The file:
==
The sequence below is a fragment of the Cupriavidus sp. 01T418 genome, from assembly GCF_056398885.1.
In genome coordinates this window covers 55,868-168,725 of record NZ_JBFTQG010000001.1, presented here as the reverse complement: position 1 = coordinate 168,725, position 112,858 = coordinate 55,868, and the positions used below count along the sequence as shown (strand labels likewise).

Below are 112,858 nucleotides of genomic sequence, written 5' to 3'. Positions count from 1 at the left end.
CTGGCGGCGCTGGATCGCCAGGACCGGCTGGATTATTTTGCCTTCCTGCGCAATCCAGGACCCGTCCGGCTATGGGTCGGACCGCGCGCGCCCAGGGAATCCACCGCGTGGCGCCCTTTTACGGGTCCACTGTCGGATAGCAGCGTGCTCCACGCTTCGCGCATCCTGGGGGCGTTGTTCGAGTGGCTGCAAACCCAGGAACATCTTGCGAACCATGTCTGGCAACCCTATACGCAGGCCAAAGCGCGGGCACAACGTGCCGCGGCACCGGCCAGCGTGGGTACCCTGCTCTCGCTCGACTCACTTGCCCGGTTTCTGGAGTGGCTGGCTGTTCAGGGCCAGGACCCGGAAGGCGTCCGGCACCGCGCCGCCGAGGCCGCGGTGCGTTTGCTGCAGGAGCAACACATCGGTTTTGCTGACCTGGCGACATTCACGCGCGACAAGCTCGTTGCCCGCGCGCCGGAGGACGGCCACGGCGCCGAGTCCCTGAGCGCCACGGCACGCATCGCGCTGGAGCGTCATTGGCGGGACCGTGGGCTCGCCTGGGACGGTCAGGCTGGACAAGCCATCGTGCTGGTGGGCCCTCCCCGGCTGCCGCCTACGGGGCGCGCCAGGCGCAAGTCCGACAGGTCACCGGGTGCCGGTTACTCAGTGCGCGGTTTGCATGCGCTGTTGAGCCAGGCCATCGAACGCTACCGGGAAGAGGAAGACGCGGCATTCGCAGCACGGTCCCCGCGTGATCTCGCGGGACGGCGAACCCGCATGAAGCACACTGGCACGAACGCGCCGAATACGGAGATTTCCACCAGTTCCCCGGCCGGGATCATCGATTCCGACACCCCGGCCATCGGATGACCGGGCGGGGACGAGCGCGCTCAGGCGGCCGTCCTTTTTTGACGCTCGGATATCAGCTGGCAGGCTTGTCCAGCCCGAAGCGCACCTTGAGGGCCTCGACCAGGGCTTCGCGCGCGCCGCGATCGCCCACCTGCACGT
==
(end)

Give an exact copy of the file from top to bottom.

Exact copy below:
The sequence below is a fragment of the Cupriavidus sp. 01T418 genome, from assembly GCF_056398885.1.
In genome coordinates this window covers 55,868-168,725 of record NZ_JBFTQG010000001.1, presented here as the reverse complement: position 1 = coordinate 168,725, position 112,858 = coordinate 55,868, and the positions used below count along the sequence as shown (strand labels likewise).

Below are 112,858 nucleotides of genomic sequence, written 5' to 3'. Positions count from 1 at the left end.
CTGGCGGCGCTGGATCGCCAGGACCGGCTGGATTATTTTGCCTTCCTGCGCAATCCAGGACCCGTCCGGCTATGGGTCGGACCGCGCGCGCCCAGGGAATCCACCGCGTGGCGCCCTTTTACGGGTCCACTGTCGGATAGCAGCGTGCTCCACGCTTCGCGCATCCTGGGGGCGTTGTTCGAGTGGCTGCAAACCCAGGAACATCTTGCGAACCATGTCTGGCAACCCTATACGCAGGCCAAAGCGCGGGCACAACGTGCCGCGGCACCGGCCAGCGTGGGTACCCTGCTCTCGCTCGACTCACTTGCCCGGTTTCTGGAGTGGCTGGCTGTTCAGGGCCAGGACCCGGAAGGCGTCCGGCACCGCGCCGCCGAGGCCGCGGTGCGTTTGCTGCAGGAGCAACACATCGGTTTTGCTGACCTGGCGACATTCACGCGCGACAAGCTCGTTGCCCGCGCGCCGGAGGACGGCCACGGCGCCGAGTCCCTGAGCGCCACGGCACGCATCGCGCTGGAGCGTCATTGGCGGGACCGTGGGCTCGCCTGGGACGGTCAGGCTGGACAAGCCATCGTGCTGGTGGGCCCTCCCCGGCTGCCGCCTACGGGGCGCGCCAGGCGCAAGTCCGACAGGTCACCGGGTGCCGGTTACTCAGTGCGCGGTTTGCATGCGCTGTTGAGCCAGGCCATCGAACGCTACCGGGAAGAGGAAGACGCGGCATTCGCAGCACGGTCCCCGCGTGATCTCGCGGGACGGCGAACCCGCATGAAGCACACTGGCACGAACGCGCCGAATACGGAGATTTCCACCAGTTCCCCGGCCGGGATCATCGATTCCGACACCCCGGCCATCGGATGACCGGGCGGGGACGAGCGCGCTCAGGCGGCCGTCCTTTTTTGACGCTCGGATATCAGCTGGCAGGCTTGTCCAGCCCGAAGCGCACCTTGAGGGCCTCGACCAGGGCTTCGCGCGCGCCGCGATCGCCCACCTGCACGT